This trend also took place in other advanced countries, from the U.K. and Australia to Canada and Spain. It reflected what the Italian urbanist Edgardo Contini once referred to as "the universal aspiration." In some cases, such as Japan, societies that had been divided between landlords and peasants for millennia now boasted a huge, and growing, cadre of small owners.

In virtually every country, this was largely a suburban phenomenon. People bought houses where land was cheaper, stores and schools newer. Here, too, people could transcend the often confining social limits of the old neighborhood. It was also, as the novelist Ralph G. Martin, noted "a paradise for children."

Through all this, the chattering class never lost its contempt for homeowners and their suburban refuges. Old gentry long disliked the idea of dispersed ownership of property--even if many got rich selling their own estates to developers. Aesthetes disliked the seemingly banal housing tracts "rising hideously," as Robert Caro put it, from the urban periphery. This critique was applied not only to Queens and Long Island but also to places like Milton Keynes or Basildon outside London, and greater Tokyo's Chiba prefecture.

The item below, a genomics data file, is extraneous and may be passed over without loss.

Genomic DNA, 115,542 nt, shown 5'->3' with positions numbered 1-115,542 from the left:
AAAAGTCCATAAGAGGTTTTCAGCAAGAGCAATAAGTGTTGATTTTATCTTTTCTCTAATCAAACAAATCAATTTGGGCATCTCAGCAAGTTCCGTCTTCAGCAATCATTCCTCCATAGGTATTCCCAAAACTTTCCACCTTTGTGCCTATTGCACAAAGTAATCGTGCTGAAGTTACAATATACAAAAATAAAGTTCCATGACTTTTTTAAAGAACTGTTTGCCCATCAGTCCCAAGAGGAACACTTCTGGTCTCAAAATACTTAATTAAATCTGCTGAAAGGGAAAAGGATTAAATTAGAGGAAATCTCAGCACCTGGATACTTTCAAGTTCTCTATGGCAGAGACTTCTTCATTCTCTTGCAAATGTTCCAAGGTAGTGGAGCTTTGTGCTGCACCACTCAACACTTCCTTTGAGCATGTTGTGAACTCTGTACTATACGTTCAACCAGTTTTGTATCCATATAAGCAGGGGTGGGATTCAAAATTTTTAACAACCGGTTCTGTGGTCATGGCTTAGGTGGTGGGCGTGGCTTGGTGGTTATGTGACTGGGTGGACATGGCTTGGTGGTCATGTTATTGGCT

Along with the fashion police, the new owners also took criticism from their urban betters, many of them also owners of country homes, for deserting the city. Some on the left feared the homeowners as a bastion of conservative politics. Architects, planners and developers identified them as opponents of their grand plans to refashion suburbia into a denser, more rental-oriented environment.

Yet, despite the disdain, the dream of homeownership survived. Many boomers, who in their 1960s radical phase denounced suburban tracts as sterile and racist, meekly ended up buying homes there. So, increasingly, did middle-class minorities, whose rates of homeownership rose faster after 1994 than that of whites.